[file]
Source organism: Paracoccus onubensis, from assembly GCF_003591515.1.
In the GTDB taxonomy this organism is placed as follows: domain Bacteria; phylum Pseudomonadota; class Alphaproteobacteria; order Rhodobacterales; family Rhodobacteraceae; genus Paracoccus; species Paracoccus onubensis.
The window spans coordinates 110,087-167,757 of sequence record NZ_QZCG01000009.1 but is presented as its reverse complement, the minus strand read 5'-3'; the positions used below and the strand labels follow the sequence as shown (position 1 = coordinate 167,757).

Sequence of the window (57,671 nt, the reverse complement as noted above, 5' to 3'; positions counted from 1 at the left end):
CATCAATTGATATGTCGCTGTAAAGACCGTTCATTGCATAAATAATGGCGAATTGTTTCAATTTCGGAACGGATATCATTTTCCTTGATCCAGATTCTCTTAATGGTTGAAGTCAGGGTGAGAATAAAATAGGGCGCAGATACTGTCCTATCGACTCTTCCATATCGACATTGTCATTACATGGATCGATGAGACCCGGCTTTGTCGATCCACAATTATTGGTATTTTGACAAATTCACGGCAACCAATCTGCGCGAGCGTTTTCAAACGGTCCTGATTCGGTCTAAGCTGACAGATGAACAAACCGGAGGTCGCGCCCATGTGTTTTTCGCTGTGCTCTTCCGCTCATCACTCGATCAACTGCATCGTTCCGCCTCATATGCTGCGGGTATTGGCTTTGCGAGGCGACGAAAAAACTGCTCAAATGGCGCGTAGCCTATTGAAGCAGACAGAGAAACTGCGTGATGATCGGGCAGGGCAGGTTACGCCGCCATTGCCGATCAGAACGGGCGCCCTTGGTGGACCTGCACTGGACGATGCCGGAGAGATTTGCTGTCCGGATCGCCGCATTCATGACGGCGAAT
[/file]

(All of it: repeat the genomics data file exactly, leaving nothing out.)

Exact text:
Source organism: Paracoccus onubensis, from assembly GCF_003591515.1.
In the GTDB taxonomy this organism is placed as follows: domain Bacteria; phylum Pseudomonadota; class Alphaproteobacteria; order Rhodobacterales; family Rhodobacteraceae; genus Paracoccus; species Paracoccus onubensis.
The window spans coordinates 110,087-167,757 of sequence record NZ_QZCG01000009.1 but is presented as its reverse complement, the minus strand read 5'-3'; the positions used below and the strand labels follow the sequence as shown (position 1 = coordinate 167,757).

Sequence of the window (57,671 nt, the reverse complement as noted above, 5' to 3'; positions counted from 1 at the left end):
CATCAATTGATATGTCGCTGTAAAGACCGTTCATTGCATAAATAATGGCGAATTGTTTCAATTTCGGAACGGATATCATTTTCCTTGATCCAGATTCTCTTAATGGTTGAAGTCAGGGTGAGAATAAAATAGGGCGCAGATACTGTCCTATCGACTCTTCCATATCGACATTGTCATTACATGGATCGATGAGACCCGGCTTTGTCGATCCACAATTATTGGTATTTTGACAAATTCACGGCAACCAATCTGCGCGAGCGTTTTCAAACGGTCCTGATTCGGTCTAAGCTGACAGATGAACAAACCGGAGGTCGCGCCCATGTGTTTTTCGCTGTGCTCTTCCGCTCATCACTCGATCAACTGCATCGTTCCGCCTCATATGCTGCGGGTATTGGCTTTGCGAGGCGACGAAAAAACTGCTCAAATGGCGCGTAGCCTATTGAAGCAGACAGAGAAACTGCGTGATGATCGGGCAGGGCAGGTTACGCCGCCATTGCCGATCAGAACGGGCGCCCTTGGTGGACCTGCACTGGACGATGCCGGAGAGATTTGCTGTCCGGATCGCCGCATTCATGACGGCGAAT